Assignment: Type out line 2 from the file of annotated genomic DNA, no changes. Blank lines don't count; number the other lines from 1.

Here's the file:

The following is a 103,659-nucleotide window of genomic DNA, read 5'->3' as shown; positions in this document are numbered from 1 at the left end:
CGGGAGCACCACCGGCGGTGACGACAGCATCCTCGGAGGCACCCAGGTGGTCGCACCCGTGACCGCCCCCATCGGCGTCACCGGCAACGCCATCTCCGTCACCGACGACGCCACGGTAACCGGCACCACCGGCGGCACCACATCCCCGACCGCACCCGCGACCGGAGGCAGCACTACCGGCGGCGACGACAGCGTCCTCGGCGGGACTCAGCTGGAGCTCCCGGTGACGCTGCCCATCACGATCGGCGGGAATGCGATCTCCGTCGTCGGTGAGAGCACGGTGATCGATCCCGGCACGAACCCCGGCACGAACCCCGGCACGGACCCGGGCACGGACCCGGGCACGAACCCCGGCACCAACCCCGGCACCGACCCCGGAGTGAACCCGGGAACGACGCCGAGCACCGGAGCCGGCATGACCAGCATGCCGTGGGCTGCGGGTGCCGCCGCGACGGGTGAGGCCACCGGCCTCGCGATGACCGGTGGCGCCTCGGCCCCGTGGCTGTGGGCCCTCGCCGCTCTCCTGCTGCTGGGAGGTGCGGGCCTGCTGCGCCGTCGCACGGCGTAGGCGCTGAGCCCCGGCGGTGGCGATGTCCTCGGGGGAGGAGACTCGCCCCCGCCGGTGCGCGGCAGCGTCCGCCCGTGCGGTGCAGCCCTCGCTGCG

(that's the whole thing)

CGGGAGCACCACCGGCGGTGACGACAGCATCCTCGGAGGCACCCAGGTGGTCGCACCCGTGACCGCCCCCATCGGCGTCACCGGCAACGCCATCTCCGTCACCGACGACGCCACGGTAACCGGCACCACCGGCGGCACCACATCCCCGACCGCACCCGCGACCGGAGGCAGCACTACCGGCGGCGACGACAGCGTCCTCGGCGGGACTCAGCTGGAGCTCCCGGTGACGCTGCCCATCACGATCGGCGGGAATGCGATCTCCGTCGTCGGTGAGAGCACGGTGATCGATCCCGGCACGAACCCCGGCACGAACCCCGGCACGGACCCGGGCACGGACCCGGGCACGAACCCCGGCACCAACCCCGGCACCGACCCCGGAGTGAACCCGGGAACGACGCCGAGCACCGGAGCCGGCATGACCAGCATGCCGTGGGCTGCGGGTGCCGCCGCGACGGGTGAGGCCACCGGCCTCGCGATGACCGGTGGCGCCTCGGCCCCGTGGCTGTGGGCCCTCGCCGCTCTCCTGCTGCTGGGAGGTGCGGGCCTGCTGCGCCGTCGCACGGCGTAGGCGCTGAGCCCCGGCGGTGGCGATGTCCTCGGGGGAGGAGACTCGCCCCCGCCGGTGCGCGGCAGCGTCCGCCCGTGCGGTGCAGCCCTCGCTGCG